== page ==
- Dr. Gabriela Pilo (IMAS, CoE-CLEX)
- Professor Neil Holbrook (IMAS, CoE-CLEX)
- Dr. Madeleine Cahill (CSIRO, Hobart)
In the summer of 2017, thousands of dead fish were found on NSW and Victoria beaches. Off the southern tip of NSW, this high mortality rate was associated with the occurrence of a marine heatwave (MHW) rapidly followed by the occurrence of a marine cold spell (MCS) (Cahill, 2017). This means that anomalously warm waters were rapidly replaced by anomalously cold waters at that given place and time of the year. The cold spell might have been caused by the interaction between the EAC encroaching upon the coast and the wind regime, as reported on previous occasions (Roughan & Middleton, 2004). Similar events have occurred in the past. However, the frequency, intensity, and trends, of MHWs followed by MCSs along Australia’s east coast is unknown, and their risks to marine species have not been previously investigated in detail. The causes for these events therefore require further investigation.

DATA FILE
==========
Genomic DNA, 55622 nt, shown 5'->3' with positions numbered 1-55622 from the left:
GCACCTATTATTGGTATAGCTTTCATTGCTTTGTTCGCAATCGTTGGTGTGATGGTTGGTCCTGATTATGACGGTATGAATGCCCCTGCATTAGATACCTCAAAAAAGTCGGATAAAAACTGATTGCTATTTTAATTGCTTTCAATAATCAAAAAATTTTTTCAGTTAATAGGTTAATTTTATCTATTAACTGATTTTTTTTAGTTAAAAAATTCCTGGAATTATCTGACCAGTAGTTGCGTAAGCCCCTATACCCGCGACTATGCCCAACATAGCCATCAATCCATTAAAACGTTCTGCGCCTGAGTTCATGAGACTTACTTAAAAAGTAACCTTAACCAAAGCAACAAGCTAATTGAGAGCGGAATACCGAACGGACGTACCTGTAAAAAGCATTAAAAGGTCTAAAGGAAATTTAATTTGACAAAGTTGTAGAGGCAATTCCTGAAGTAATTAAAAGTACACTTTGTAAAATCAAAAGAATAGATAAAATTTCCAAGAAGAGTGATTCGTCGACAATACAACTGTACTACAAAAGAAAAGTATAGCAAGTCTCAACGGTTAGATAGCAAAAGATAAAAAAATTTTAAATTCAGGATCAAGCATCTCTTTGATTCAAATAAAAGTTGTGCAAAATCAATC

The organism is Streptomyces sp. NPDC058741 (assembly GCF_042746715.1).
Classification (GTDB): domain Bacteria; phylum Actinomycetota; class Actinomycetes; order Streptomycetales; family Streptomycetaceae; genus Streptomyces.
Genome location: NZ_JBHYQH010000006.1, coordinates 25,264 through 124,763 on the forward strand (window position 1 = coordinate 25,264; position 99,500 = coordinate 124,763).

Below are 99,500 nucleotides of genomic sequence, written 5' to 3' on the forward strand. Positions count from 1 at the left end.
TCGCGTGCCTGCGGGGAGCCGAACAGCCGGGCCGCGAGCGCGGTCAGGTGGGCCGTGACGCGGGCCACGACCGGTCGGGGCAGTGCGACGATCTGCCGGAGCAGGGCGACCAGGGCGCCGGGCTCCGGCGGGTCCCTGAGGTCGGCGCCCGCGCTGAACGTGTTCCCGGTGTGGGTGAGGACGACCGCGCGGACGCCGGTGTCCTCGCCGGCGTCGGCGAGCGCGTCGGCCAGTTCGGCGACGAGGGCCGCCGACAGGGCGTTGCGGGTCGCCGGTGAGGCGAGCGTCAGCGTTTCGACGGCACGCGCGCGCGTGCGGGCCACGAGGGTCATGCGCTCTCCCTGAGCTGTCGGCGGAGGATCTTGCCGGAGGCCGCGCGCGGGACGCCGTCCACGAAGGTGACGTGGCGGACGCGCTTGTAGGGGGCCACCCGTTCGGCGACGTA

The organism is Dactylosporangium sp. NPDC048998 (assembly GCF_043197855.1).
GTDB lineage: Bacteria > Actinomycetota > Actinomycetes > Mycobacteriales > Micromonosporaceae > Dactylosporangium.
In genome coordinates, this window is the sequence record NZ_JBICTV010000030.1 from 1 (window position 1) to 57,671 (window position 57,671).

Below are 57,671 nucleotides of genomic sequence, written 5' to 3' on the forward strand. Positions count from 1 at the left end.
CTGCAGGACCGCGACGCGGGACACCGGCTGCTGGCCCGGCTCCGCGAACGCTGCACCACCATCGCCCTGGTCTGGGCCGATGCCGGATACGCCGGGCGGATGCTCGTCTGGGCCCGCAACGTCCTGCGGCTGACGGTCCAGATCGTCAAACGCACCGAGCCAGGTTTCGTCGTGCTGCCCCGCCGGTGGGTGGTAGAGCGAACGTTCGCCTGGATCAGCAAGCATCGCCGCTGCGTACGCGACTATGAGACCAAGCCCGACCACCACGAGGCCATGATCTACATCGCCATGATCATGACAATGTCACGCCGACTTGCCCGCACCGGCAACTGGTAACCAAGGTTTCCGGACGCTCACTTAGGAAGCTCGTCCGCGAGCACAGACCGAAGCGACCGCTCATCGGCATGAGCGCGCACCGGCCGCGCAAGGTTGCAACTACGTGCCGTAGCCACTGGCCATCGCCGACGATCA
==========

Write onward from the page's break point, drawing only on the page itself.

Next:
Aims: To investigate rapid shallow-water/coastal marine cooling events characterised by sudden transitions from MHW to MCS conditions, and the risk likelihood to vulnerable fish species.
- To use satellite sea surface temperature datasets to determine the frequency and trends of MHWs followed by MCSs off Eastern Australia;
- To analyse satellite ocean colour datasets aiming to identify possible causes for these occurrences; and
- To establish a “potential mortality index” for risk of fish deaths in specific regions along Australia’s east coast.
Location of Project: IMAS Waterfront, University of Tasmania, Hobart, Tasmania
Contact Details: Gabriela Pilo (firstname.lastname@example.org)
- Cahill, M. (2017), Mass Fish Die-Off at Mallacoota: Upwelling and the EAC?, OceanCurrent.imos.org.au, accessed in 11 April 2019. http://oceancurrent.imos.org.au/news.php#20170404
- Roughan, M., & Middleton, J. H. (2004). On the East Australian Current: variability, encroachment, and upwelling. Journal of Geophysical Research: Oceans, 109(C7).